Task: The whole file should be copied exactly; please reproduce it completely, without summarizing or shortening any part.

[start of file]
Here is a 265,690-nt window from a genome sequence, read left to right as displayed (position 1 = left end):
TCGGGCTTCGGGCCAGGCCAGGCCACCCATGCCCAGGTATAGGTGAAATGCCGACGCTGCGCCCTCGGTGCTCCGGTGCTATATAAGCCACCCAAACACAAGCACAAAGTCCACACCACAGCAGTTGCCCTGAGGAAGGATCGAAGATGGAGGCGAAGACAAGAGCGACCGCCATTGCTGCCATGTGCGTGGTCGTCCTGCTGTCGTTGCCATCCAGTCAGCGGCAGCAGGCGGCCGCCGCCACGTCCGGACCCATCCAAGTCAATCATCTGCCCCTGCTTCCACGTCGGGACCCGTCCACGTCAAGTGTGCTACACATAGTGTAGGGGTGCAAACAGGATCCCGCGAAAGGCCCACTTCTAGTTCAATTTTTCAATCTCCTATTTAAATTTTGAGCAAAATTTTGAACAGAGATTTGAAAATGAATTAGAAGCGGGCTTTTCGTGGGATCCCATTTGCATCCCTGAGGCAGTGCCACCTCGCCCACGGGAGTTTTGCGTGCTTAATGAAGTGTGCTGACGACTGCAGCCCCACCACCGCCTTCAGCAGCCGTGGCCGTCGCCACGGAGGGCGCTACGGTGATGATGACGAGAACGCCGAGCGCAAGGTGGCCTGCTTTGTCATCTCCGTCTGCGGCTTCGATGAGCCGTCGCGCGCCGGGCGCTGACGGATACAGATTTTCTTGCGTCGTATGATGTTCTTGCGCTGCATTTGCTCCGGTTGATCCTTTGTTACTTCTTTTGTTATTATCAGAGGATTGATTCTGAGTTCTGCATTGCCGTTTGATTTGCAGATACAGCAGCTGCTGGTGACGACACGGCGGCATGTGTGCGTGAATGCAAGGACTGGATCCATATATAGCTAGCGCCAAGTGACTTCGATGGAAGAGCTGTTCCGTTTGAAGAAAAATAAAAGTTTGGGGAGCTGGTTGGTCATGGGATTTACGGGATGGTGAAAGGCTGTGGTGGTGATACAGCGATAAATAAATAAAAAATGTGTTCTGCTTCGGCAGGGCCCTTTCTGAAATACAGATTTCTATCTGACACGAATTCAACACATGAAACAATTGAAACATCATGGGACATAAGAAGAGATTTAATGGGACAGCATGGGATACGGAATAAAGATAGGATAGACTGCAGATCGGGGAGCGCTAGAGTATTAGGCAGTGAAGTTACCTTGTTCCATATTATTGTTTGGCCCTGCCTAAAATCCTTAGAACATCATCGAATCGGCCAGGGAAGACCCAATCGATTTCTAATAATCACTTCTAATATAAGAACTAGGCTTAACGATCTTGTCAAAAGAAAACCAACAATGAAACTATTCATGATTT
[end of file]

Here is a 265,690-nt window from a genome sequence, read left to right as displayed (position 1 = left end):
TCGGGCTTCGGGCCAGGCCAGGCCACCCATGCCCAGGTATAGGTGAAATGCCGACGCTGCGCCCTCGGTGCTCCGGTGCTATATAAGCCACCCAAACACAAGCACAAAGTCCACACCACAGCAGTTGCCCTGAGGAAGGATCGAAGATGGAGGCGAAGACAAGAGCGACCGCCATTGCTGCCATGTGCGTGGTCGTCCTGCTGTCGTTGCCATCCAGTCAGCGGCAGCAGGCGGCCGCCGCCACGTCCGGACCCATCCAAGTCAATCATCTGCCCCTGCTTCCACGTCGGGACCCGTCCACGTCAAGTGTGCTACACATAGTGTAGGGGTGCAAACAGGATCCCGCGAAAGGCCCACTTCTAGTTCAATTTTTCAATCTCCTATTTAAATTTTGAGCAAAATTTTGAACAGAGATTTGAAAATGAATTAGAAGCGGGCTTTTCGTGGGATCCCATTTGCATCCCTGAGGCAGTGCCACCTCGCCCACGGGAGTTTTGCGTGCTTAATGAAGTGTGCTGACGACTGCAGCCCCACCACCGCCTTCAGCAGCCGTGGCCGTCGCCACGGAGGGCGCTACGGTGATGATGACGAGAACGCCGAGCGCAAGGTGGCCTGCTTTGTCATCTCCGTCTGCGGCTTCGATGAGCCGTCGCGCGCCGGGCGCTGACGGATACAGATTTTCTTGCGTCGTATGATGTTCTTGCGCTGCATTTGCTCCGGTTGATCCTTTGTTACTTCTTTTGTTATTATCAGAGGATTGATTCTGAGTTCTGCATTGCCGTTTGATTTGCAGATACAGCAGCTGCTGGTGACGACACGGCGGCATGTGTGCGTGAATGCAAGGACTGGATCCATATATAGCTAGCGCCAAGTGACTTCGATGGAAGAGCTGTTCCGTTTGAAGAAAAATAAAAGTTTGGGGAGCTGGTTGGTCATGGGATTTACGGGATGGTGAAAGGCTGTGGTGGTGATACAGCGATAAATAAATAAAAAATGTGTTCTGCTTCGGCAGGGCCCTTTCTGAAATACAGATTTCTATCTGACACGAATTCAACACATGAAACAATTGAAACATCATGGGACATAAGAAGAGATTTAATGGGACAGCATGGGATACGGAATAAAGATAGGATAGACTGCAGATCGGGGAGCGCTAGAGTATTAGGCAGTGAAGTTACCTTGTTCCATATTATTGTTTGGCCCTGCCTAAAATCCTTAGAACATCATCGAATCGGCCAGGGAAGACCCAATCGATTTCTAATAATCACTTCTAATATAAGAACTAGGCTTAACGATCTTGTCAAAAGAAAACCAACAATGAAACTATTCATGATTT